Loose lips sank ships and caused carnage at sea during the Second World War. But loose lips today—mouthing the Democrat Party and Black Lives Matter police brutality canard—cause carnage in America’s inner cities.
Donna Brazile, a Democrat operative, wrote this recently in the Wall Street Journal:
As a black woman, I’ve experienced plenty of discrimination… [I]n the past year I’ve watched the same videos and read the same accounts that millions of people around the world have seen—images of police killing unarmed black people in American cities. I cried over these horrific killings.
Except it’s really not right, it’s mostly wrong. People in the public policy space should know better.
Last year this writer took after Catherine McGehee, the headmistress (you can still say “headmistress,” but not “headmaster” and certainly not “house master,” at least not at Yale) of Foxcroft, a girls’ finishing school in Middleburg, Virginia. McGehee had said, “We struggle with the loss of yet more unarmed Black men and women, which regrettably continues as a cruel legacy of our nation’s racist history.” We remarked that if Ms. McGehee had bothered to determine how many “unarmed Black men and women” had been “lost,” she might not have had to struggle so much.
If McGehee had bothered to look up the statistics, she would have discovered that, in the year in which she struggled so much, just one unarmed black woman was killed by police, and nine unarmed black men were. Of the 10 killings, only two resulted in criminal prosecution because the rest were considered justified.
Ms. McGehee runs a secondary education organization, while Ms. Brazile, au contraire [see below], is a public policy maven—she’s the person who helped Hillary Clinton cheat in one of her debates with Donald Trump, and she is a former chair of the Democratic National Committee.
“Au contraire,” incidentally, means “to the contrary” in French, a language many schools have probably given up teaching, much like Princeton has given up requiring Latin and Greek in the Classics Department(!) because the “history of our own department bears witness to the place of Classics in the long arc of systemic racism.”
Of course, a viewer can’t tell, as she watches killings by police on television, how many of them will not result in criminal prosecution. Even so, there wouldn’t seem to be enough to justify Brazile’s phrasing (“images of police killing unarmed black people in American cities,”) which implies, obviously, multiple images. Yet that was her phrase, and written in a column, not ad-libbed in an interview.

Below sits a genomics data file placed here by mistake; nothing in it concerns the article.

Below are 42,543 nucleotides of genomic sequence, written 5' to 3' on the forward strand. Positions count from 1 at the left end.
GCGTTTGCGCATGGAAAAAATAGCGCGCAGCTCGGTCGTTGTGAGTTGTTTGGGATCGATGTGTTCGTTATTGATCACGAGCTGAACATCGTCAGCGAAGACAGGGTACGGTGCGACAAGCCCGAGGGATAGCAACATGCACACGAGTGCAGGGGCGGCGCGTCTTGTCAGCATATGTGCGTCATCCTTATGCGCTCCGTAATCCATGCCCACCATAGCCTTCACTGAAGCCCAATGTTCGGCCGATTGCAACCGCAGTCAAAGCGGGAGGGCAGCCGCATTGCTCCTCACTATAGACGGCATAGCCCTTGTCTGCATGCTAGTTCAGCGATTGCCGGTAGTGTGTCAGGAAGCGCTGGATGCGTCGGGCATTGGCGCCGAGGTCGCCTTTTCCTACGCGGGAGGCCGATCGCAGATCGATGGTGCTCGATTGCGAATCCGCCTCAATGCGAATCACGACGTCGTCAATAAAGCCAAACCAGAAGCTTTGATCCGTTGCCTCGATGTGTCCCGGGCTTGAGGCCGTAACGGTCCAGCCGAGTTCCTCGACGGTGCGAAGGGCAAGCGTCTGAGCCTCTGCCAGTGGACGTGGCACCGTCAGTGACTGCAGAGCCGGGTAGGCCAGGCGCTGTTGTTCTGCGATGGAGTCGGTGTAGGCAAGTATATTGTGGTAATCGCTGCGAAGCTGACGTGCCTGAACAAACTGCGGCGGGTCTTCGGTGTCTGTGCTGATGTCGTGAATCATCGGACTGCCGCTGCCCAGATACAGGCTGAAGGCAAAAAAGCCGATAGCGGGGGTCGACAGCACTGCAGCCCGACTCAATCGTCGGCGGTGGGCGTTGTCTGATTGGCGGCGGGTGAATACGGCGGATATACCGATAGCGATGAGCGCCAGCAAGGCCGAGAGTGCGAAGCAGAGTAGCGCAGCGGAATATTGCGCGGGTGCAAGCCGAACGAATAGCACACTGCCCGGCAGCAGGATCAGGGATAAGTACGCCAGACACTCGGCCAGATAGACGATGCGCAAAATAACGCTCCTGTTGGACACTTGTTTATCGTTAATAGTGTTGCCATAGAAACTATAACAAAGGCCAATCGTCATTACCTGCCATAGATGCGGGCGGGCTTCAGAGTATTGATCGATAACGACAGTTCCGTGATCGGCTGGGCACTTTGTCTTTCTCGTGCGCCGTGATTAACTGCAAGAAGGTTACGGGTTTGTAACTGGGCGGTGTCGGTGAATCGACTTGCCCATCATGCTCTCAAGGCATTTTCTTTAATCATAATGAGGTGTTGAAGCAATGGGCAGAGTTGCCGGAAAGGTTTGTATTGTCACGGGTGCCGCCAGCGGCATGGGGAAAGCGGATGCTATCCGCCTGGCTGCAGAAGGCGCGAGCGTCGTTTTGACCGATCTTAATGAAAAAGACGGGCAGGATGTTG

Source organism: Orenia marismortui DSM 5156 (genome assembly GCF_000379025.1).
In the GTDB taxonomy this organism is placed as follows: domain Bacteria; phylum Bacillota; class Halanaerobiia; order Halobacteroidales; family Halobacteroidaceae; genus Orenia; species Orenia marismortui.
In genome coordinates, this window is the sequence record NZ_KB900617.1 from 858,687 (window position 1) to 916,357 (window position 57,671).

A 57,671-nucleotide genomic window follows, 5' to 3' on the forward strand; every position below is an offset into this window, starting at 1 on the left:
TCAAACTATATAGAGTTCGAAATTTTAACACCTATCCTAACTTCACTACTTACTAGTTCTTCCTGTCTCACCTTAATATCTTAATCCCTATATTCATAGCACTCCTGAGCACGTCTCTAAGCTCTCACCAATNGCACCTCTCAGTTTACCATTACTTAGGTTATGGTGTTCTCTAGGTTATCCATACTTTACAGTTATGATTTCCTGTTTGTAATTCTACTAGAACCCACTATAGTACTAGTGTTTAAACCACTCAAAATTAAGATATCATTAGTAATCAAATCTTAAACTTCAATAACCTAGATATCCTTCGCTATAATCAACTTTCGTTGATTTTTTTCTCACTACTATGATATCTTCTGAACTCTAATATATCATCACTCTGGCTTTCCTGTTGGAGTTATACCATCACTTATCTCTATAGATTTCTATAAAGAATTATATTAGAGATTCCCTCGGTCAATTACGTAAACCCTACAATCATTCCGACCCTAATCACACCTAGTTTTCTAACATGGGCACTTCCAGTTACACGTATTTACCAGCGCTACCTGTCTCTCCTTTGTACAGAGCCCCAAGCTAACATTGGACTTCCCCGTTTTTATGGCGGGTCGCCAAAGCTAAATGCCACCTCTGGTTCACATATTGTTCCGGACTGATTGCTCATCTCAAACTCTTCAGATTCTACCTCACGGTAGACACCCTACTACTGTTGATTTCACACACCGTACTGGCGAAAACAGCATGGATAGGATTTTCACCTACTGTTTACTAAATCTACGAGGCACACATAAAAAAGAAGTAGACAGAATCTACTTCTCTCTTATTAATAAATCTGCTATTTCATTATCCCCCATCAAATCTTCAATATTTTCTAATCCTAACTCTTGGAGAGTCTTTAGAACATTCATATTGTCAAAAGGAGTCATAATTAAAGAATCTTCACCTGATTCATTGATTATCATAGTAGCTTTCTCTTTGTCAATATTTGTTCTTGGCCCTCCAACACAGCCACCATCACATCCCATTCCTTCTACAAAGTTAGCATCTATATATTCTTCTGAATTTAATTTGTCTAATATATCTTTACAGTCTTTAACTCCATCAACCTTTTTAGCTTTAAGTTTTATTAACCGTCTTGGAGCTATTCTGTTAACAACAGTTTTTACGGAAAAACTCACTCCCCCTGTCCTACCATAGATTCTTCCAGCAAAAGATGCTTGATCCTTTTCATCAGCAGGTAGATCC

Maybe Ms. Brazile thinks two unjustified killings is a scandal requiring wholesale uprooting of policing and the broader criminal justice system. But adults, at least those who don’t help people cheat on exams, might ponder that number (it was two) in relation to the population of the United States, which is about 340 million.
Meanwhile, back in the real world, the “defund the police” movement has been causing havoc and death, especially in black communities, and you might think that would receive special attention from people like Donna Brazile.
Murder is up everywhere. According to the Council on Criminal Justice, “Homicides, aggravated assaults, and gun assaults rose significantly beginning in late May and June of 2020. They jumped by 42 percent during the summer and 34 percent in the fall when compared to the summer and fall of 2019.” This trend has continued. Murders are up 800 percent in Portland, 56 percent in Minneapolis, 40 percent in Philadelphia, and 27 percent in Los Angeles.
Some people have blamed the Chinese Flu, but murder rates in other countries have not gone up. In this country, however, crime rates have soared where Democrats have “re-imagined policing,” which is woke-speak for defunding, or cancelling, the police—even as Princeton has re-imagined the Classics by giving up Latin and Greek.
Brazile’s piece may have been primarily about anti-Semitism, but someone in her position obviously can’t resist playing the race card. Too bad she couldn’t spare a few tears for the dozens of black Americans killed in the inner cities by other black Americans in the last few months, though not—alas?—on national television. Now there’s a scandal, and one that far outpaces police misconduct.
But unfortunately for the people who live in the inner cities, that carnage is not a scandal easy to blame Republicans for, and so it will be forgotten or ignored—as World War II is soon likely to be. After all, President Roosevelt described it as “a struggle to preserve our Republic, our religion, and our civilization,” which does not align with the woke ideology.
Daniel Oliver is chairman of the board of the Education and Research Institute and a director of Pacific Research Institute for Public Policy in San Francisco. In addition to serving as chairman of the Federal Trade Commission under President Reagan, he was executive editor and subsequently chairman of the board of William F. Buckley, Jr.’s National Review.
Email Daniel Oliver at [email protected]
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